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Dectes Stem Borer

 
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Dectes Stem Borer

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Injury and Pest Symptoms of Dectes Stem Borer

Larvae damage soybeans by: 1) tunneling inside the stem and reducing yield production capacity, and 2) girdling, which causes plants to lodge

  • Dectes stem borer larvae girdle stem 1 to 2 inches above soil line
  • Girdling, and subsequent lodging, are most severe in early planted, short-season soybean varieties
Decetes stem borer larva in soybean stem
Soybean stems girdled by larvae

Pest Status and Importance

  • Minor soybean pest in most states, but fields in some areas may have approximately 100% of plants infested
  • Yield losses range from 7 to 12% in individual plants
  • Girdled plants may snap off at slightest pressure, causing plants to lodge prior to harvest

Pest Facts

  • Common names: Dectes stem borer, soybean stem borer
  • Latin name: Dectes texanus, family Cerambycidae
  • Description
    • Adult: gray-colored beetle with long black-and-gray banded antennae; length is ½ inch
      (13 mm)
    • Larva: creamy white to dull yellow in color, without legs, ½-inch long with "accordion-style" segments
    • Egg: very small, white-colored egg laid inside soybean petiole where female cuts a scar (see photo below)
Decetes stem borer egg scars on soybean stem
Adult Decetes stem borer
Decetes stem borer larvae

Larvae of Dectes Stem Borer.

Life History

  • Larvae pupate in the spring inside soybean stem
  • Adults emerge from stems during late June to late July in Kansas
  • Adults may live to September
  • Sunflower is the preferred host; cocklebur and giant ragweed are also used as larval hosts
  • Soybean is a secondary host for larvae
  • Adults live an average of 23 days on soybean, but 53 (males) and 76 (females) days on sunflower
  • Females lay eggs primarily in leaf petiole
  • Larvae tunnel down leaf petiole and into main stem
  • Larvae complete 4 stages
  • Larvae create an internal girdle of the stem near soil line and plug the tunnel below the girdle with frass
  • Larvae are cannibalistic; only one larva overwinters in base of stem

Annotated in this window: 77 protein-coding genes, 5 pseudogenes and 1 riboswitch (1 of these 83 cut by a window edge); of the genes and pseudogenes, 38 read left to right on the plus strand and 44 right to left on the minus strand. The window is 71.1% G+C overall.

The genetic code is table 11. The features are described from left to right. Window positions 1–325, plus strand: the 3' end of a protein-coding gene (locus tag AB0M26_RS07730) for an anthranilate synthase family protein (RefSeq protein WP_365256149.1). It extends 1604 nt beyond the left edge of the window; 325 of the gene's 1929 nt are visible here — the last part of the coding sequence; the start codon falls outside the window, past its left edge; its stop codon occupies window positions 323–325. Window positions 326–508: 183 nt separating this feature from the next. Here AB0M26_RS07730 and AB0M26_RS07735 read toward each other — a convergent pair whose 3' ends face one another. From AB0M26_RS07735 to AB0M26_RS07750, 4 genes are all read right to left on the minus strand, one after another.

• 1 generation occurs per year

Origin and Distribution

  • Native to North America from Atlantic seaboard to Great Plains; primarily a pest in central Great Plains and lower Mississippi River Valley
Dectes stem borer distribution in soybeans in the lower Mississippi Valley

Dectes stem borer distribution in soybeans in the lower Mississippi Valley (Tindall et al. 2009. J. Insect Science)

Integrated Pest Management Practices

  • Harvest: the most practical method of reducing yield losses is to harvest heavily infested fields as soon as possible to minimize lodging loss
  • Planting time: avoid early planting with short-season varieties in areas with known problems
  • Insecticides: often ineffective against adults (extended emergence period) and larvae (protected inside stem)
  • Plant resistance: no known resistant soybeans
  • Cropping pattern: avoid crop rotation into commercial sunflowers infested the previous year
  • Tillage: disking or burying infested soybean stems after harvest can reduce subsequent populations
Dectes stem borer distribution and percent infestation in Kansas soybeans

Dectes stem borer distribution and percent infestation in Kansas soybeans (modified from Buschman & Sloderbeck. 2010 J. Insect Science)

 
Photos and Text
Marlin E. Rice, DuPont Pioneer
Reviewed by Phil Sloderbeck (Kansas State University),
and Paula Davis and Herb Eichenseer (DuPont Pioneer)
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